50...... A fourth instance of abatement is provided by the third proviso to Section 15(1) of the Sick Industrial Companies (Special Provisions) Act, 1985. And that is that a reference which is pending in the sense understood hereinabove shall abate if the secured creditors of not less than 3/4th in value of the amount outstanding against the financial assistance disbursed to the borrower, have taken measures to recover secured debts under Section 13(4) of the Securitisation and Reconstruction of Financial Assets and Enforcement of Security Interest Act, 2002. It is clear that the third proviso to Section 15(1) seeks to strike a balance between getting a sick industrial company out of the woods and secured creditors being able to recover the debt owed to them by such company. The legislature has thought it fit to annul all proceedings before the BIFR only when at least 3/4th of the amount outstanding against financial assistance disbursed to the borrower of such secured creditors have taken the measures listed in Section 13(4) of the Securitisation and Reconstruction of Financial Assets and Enforcement of Security Interest Act, 2002. The balance is therefore struck by the figure of not less than 3/4th . The legislature has inserted this provision so that, if 3/4th or more of the secured creditors get together to take measures under Section 13(4) of the Securitisation and Reconstruction of Financial Assets and Enforcement of Security Interest Act, 2002, they will not be thwarted by the provisions of Section 22 of Sick Industrial Companies (Special Provisions) Act, 1985, and it will not be necessary for them to obtain BIFR permission before taking any such measures. This construction of the third proviso to Section 15(1) is in keeping with the march of events post 2002, when the Securitisation and Reconstruction of Financial Assets and Enforcement of Security Interest Act, 2002 came to be enacted pursuant to various committee reports, and for the reasons outlined hereinabove."

Ultimately, in Paragraph No.54 of the said Judgment, the following three conclusions, which have a very important bearing upon the present case, are arrived at :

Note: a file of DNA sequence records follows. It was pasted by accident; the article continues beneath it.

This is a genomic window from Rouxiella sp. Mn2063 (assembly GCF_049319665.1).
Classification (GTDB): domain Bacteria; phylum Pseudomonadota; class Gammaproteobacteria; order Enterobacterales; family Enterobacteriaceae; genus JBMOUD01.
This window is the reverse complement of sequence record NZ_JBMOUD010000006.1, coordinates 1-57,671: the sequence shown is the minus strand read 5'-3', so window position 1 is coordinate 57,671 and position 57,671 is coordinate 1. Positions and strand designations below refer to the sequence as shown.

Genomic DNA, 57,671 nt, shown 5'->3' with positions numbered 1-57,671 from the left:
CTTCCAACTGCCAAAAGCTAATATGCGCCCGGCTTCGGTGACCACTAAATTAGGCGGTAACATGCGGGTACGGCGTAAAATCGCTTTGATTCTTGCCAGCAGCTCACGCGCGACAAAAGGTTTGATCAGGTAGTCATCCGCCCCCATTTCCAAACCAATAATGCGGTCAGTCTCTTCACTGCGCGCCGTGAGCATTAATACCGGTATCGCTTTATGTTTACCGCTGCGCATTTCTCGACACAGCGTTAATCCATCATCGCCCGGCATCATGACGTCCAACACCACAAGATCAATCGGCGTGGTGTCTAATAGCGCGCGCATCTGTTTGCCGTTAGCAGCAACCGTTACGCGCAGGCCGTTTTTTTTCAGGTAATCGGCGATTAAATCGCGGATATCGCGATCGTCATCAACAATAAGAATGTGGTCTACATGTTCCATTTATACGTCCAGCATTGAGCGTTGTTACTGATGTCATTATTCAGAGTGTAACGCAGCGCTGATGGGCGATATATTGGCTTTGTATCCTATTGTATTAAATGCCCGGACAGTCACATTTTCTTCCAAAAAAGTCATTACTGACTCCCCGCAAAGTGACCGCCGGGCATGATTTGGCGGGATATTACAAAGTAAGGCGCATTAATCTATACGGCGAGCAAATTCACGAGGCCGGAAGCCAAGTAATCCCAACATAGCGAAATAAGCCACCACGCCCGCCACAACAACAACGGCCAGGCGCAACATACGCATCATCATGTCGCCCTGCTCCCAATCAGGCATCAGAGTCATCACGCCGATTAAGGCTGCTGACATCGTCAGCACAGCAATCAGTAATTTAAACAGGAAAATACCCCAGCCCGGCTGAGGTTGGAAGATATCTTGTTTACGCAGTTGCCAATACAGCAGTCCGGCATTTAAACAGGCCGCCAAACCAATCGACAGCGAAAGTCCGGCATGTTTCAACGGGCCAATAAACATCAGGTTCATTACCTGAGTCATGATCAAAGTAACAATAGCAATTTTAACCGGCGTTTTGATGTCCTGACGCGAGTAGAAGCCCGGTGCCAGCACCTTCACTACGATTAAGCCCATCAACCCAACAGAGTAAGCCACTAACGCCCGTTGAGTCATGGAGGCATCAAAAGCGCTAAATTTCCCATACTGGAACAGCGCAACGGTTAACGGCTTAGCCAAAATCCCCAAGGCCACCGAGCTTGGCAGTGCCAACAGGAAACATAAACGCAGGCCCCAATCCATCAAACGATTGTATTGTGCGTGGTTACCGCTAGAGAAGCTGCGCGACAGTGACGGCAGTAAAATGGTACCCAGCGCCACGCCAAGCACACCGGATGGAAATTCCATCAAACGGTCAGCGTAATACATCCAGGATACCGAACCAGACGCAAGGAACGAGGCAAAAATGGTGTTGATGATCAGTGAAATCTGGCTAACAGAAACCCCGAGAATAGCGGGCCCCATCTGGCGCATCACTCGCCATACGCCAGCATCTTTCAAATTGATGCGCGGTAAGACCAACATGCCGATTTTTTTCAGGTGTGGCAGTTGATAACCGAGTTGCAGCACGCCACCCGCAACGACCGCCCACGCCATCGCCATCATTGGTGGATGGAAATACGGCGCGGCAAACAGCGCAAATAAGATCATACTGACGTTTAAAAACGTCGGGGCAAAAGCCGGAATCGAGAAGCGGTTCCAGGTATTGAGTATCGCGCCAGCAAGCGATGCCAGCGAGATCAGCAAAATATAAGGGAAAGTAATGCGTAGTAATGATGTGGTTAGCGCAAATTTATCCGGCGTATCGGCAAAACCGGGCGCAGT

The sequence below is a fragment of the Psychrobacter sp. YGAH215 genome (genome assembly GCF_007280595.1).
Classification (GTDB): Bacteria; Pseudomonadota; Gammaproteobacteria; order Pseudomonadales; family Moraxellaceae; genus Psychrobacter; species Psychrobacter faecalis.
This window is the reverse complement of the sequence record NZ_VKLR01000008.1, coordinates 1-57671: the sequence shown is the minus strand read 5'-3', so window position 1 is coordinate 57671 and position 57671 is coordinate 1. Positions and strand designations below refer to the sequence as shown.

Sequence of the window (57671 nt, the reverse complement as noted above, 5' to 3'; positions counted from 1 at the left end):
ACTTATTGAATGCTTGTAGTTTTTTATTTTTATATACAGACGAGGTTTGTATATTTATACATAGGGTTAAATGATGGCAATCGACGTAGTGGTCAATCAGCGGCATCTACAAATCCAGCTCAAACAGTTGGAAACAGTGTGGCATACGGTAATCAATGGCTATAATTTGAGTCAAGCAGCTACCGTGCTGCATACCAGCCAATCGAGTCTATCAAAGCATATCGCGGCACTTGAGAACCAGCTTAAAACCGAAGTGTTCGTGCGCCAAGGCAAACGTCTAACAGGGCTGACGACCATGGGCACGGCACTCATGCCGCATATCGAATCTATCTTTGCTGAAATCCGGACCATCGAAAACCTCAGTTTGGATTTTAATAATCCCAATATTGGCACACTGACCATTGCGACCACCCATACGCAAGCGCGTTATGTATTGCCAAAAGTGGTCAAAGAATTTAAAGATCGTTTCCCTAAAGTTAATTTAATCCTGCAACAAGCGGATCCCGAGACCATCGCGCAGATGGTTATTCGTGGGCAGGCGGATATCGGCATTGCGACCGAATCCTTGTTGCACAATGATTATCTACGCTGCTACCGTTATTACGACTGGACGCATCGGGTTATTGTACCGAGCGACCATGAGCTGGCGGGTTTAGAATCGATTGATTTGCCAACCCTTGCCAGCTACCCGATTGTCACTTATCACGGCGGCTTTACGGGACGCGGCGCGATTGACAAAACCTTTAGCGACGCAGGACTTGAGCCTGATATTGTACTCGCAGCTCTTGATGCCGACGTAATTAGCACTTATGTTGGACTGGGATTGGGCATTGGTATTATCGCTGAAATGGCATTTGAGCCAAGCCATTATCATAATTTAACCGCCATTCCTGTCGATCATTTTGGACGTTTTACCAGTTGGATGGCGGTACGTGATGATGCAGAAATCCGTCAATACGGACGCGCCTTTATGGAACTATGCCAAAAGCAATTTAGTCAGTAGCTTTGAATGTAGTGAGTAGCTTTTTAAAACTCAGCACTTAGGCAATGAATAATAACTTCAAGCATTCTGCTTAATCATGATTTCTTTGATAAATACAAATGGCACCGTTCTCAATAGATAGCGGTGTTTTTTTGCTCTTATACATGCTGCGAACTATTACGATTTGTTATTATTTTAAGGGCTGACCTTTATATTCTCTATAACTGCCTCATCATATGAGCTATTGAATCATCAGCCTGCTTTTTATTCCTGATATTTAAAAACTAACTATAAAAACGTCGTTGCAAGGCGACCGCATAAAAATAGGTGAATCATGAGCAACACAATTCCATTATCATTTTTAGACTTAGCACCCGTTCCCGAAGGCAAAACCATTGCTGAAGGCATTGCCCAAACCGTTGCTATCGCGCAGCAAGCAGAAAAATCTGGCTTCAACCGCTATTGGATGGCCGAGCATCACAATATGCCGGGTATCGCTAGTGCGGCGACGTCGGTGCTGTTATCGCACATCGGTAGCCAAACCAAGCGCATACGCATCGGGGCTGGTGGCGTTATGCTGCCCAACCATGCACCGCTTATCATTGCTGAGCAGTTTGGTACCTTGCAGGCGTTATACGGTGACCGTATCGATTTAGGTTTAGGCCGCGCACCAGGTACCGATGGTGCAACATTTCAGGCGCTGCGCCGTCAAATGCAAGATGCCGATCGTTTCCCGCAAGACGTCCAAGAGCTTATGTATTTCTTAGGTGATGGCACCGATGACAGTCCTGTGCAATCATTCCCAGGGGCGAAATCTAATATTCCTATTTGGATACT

(2) Where a secured creditor of a sick industrial company seeks to recover its debt in the manner provided by Section 13(2) of the Securitisation and Reconstruction of Financial Assets and Enforcement of Security Interest Act, 2002, such secured creditor may realise such secured debt under Section 13(4) of the Securitisation and Reconstruction of Financial Assets and Enforcement of Security Interest Act, 2002, notwithstanding the provisions of Section 22 of the Sick Industrial Companies (Special Provisions) Act, 1985.

(3) In a situation where there are more than one secured creditor of a sick industrial company or it has been jointly financed by secured creditors, and at least 60 per cent of such secured creditors in value of the amount outstanding as on a record date do not agree upon exercise of the right to realise their security under the Securitisation and Reconstruction of Financial Assets and Enforcement of Security Interest Act, 2002, Section 22 of the Sick Industrial Companies (Special Provisions) Act, 1985 will continue to have full play.

(4) Where, under Section 13(9) of the Securitisation and Reconstruction of Financial Assets and Enforcement of Security Interest Act, 2002, in the case of a sick industrial company having more than one secured creditor or being jointly financed by secured creditors representing 60 percent or more in value of the amount outstanding as on a record date wish to exercise their rights to enforce their security under the Securitisation and Reconstruction of Financial Assets and Enforcement of Security Interest Act, 2002, Section 22 of the Sick Industrial Companies (Special Provisions) Act, 1985, being inconsistent with the exercise of such rights, will have no play."